When Can A Police Officer Stop Me?
Often when a client comes in charged with a DUI, they ask about being stopped late at night and whether a police officer can “just stop me for no reason”. In order for a police officer to pull someone over, all they need is a reasonable suspicion of a traffic infraction. Normally late at night a person will be pulled over for something simple like failure to signal when turning, a burned out light, or an infraction of that nature. Once a person is pulled over, if the officer has reason to believe the driver is under the influence, the stop can turn into a DUI investigation.
The ability of a police officer to detain a driver of a vehicle stems from the Supreme Court case commonly referred to as Terry. In Terry, the Court ruled that an officer may perform an investigative stop without probable cause. The Court articulated a new standard: “reasonable suspicion.” While this standard constituted a search and seizure under the Fourth Amendment, it was not unreasonable.
So When Can An Officer Stop Me On Suspicion Of DUI?
While both probable cause and reasonable suspicion standards require actual articulable facts, “reasonable suspicion” has a much lower factual benchmark, allowing officers to make Terry stops with (comparatively) very little evidence. This means that in a DUI stop, an officer only needs “reasonable suspicion” that you committed a traffic infraction. The officer doesn’t have to prove you were speeding, swerved within your lane, or failed to stop at a stop sign: he only needs to show it was reasonable for him to suspect that you did. So unfortunately, the Terry ruling opened the door for traffic stops to be used as methods by police officers to “pull over” cars on the road using virtually anything out of the ordinary (having a break light out, exceeding the speed limit by any amount, slightly crossing into another lane, etc).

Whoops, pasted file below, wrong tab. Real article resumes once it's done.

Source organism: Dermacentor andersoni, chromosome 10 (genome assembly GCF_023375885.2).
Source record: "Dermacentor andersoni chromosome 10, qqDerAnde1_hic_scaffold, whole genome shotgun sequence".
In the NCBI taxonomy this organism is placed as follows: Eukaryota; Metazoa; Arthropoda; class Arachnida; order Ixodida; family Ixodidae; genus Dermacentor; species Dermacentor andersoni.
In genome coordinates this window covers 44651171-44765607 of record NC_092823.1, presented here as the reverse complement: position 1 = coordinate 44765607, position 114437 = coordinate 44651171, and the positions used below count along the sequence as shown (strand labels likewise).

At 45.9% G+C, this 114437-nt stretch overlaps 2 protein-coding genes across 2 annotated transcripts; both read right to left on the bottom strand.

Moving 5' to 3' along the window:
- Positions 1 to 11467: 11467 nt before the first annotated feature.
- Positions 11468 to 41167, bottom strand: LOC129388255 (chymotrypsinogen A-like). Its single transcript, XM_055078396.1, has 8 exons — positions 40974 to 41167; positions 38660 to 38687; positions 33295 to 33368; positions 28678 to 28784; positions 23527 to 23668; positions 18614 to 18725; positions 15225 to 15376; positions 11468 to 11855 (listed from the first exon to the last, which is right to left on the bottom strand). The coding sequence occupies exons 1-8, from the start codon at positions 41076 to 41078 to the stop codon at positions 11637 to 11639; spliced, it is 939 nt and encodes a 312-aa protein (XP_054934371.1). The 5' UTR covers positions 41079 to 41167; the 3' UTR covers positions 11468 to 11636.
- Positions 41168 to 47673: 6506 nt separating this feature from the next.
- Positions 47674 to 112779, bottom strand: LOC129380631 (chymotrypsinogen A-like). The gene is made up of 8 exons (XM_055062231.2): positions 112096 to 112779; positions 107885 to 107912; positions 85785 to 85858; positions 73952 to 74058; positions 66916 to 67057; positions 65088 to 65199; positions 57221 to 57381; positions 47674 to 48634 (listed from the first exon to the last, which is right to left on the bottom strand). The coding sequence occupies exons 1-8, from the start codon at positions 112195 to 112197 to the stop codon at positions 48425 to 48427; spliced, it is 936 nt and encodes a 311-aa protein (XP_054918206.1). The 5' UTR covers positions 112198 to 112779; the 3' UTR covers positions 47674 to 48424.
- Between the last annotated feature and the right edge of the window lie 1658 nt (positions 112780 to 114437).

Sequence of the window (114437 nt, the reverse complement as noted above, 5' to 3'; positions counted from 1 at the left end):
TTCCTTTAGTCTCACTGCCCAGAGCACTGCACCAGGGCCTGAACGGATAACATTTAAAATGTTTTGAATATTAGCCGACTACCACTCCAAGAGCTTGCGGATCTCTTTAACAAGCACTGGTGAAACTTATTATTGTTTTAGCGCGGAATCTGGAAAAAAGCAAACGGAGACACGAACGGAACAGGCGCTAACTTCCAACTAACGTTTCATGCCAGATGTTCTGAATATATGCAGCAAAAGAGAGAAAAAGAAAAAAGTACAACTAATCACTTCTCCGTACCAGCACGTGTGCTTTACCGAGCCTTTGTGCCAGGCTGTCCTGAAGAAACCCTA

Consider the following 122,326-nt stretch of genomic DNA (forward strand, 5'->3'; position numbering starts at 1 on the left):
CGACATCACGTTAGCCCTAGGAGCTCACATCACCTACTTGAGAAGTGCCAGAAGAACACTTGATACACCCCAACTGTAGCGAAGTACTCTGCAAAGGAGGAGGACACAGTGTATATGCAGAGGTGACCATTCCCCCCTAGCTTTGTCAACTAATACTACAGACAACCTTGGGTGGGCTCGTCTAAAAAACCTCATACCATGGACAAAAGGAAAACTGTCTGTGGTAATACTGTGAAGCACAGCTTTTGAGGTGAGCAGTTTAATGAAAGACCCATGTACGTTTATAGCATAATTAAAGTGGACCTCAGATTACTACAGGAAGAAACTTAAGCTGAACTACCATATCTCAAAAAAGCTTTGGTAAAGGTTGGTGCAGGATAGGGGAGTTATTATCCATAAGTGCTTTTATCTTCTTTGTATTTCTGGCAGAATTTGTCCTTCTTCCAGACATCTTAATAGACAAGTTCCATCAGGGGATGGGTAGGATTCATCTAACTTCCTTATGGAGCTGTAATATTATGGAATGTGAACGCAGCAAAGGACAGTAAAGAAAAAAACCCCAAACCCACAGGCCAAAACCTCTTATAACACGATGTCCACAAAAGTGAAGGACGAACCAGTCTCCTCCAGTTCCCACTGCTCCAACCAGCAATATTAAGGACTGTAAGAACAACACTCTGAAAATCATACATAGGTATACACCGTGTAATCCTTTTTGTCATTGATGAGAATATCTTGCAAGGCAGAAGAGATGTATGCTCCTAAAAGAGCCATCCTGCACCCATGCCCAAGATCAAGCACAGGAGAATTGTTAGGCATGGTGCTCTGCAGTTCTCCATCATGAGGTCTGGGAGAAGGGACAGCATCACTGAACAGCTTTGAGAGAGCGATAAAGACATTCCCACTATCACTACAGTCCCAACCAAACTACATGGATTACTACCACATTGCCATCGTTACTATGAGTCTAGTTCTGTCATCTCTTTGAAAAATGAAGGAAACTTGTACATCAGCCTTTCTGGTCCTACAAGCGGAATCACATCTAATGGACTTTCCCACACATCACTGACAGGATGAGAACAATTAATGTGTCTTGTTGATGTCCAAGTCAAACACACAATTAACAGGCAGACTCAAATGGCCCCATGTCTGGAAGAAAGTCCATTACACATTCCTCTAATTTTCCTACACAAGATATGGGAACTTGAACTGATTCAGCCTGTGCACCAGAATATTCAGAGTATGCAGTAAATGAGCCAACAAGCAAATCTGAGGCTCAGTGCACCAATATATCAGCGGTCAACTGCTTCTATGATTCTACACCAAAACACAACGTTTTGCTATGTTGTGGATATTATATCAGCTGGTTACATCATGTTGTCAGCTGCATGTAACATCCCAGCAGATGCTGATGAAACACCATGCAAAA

Can I Defend An Improper Stop?
Possibly. An officer may just be flat wrong. For instance, some defenses could arise if he thought the speed limit was different or if there is video clearly showing you did not commit the infraction. In such an instance, you could move to have the evidence from your stop suppressed.
Search A Passenger In A DUI Stop?
The “stop and frisk” rule also applies in traffic stop situations: officers may search within the passenger’s “wingspan,” or within arm’s reach, for weapons if the officer has a reasonable suspicion the driver may be armed and dangerous. If any other contraband is found in the course of the search, it may be confiscated by the officer. Whether the passenger has a defense is very fact specific and what “reasonable articulated suspicion” the officer had.
So what does this all mean. To avoid getting pulled over, first, you should make sure there is no equipment malfunctions with your car. Next, make sure you follow all traffic rules to the T when driving late at night. A large majority of police stops occur at night. Whether you have been drinking or not, it is better to try to avoid a traffic stop altogether.
My recommendation, drive as careful as you can.